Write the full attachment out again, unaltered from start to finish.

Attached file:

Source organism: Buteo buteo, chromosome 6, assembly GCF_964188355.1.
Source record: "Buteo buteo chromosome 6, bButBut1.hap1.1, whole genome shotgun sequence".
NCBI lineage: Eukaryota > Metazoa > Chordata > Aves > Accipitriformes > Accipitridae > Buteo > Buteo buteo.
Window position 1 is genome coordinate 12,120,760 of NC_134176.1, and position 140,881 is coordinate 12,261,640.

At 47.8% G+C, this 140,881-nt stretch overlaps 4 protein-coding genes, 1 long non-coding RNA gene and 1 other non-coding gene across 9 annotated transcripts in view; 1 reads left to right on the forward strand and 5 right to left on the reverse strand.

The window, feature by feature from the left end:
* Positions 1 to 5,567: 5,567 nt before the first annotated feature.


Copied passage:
Source organism: Buteo buteo, chromosome 6, assembly GCF_964188355.1.
Source record: "Buteo buteo chromosome 6, bButBut1.hap1.1, whole genome shotgun sequence".
NCBI lineage: Eukaryota > Metazoa > Chordata > Aves > Accipitriformes > Accipitridae > Buteo > Buteo buteo.
Window position 1 is genome coordinate 12,120,760 of NC_134176.1, and position 140,881 is coordinate 12,261,640.

At 47.8% G+C, this 140,881-nt stretch overlaps 4 protein-coding genes, 1 long non-coding RNA gene and 1 other non-coding gene across 9 annotated transcripts in view; 1 reads left to right on the forward strand and 5 right to left on the reverse strand.

The window, feature by feature from the left end:
* Positions 1 to 5,567: 5,567 nt before the first annotated feature.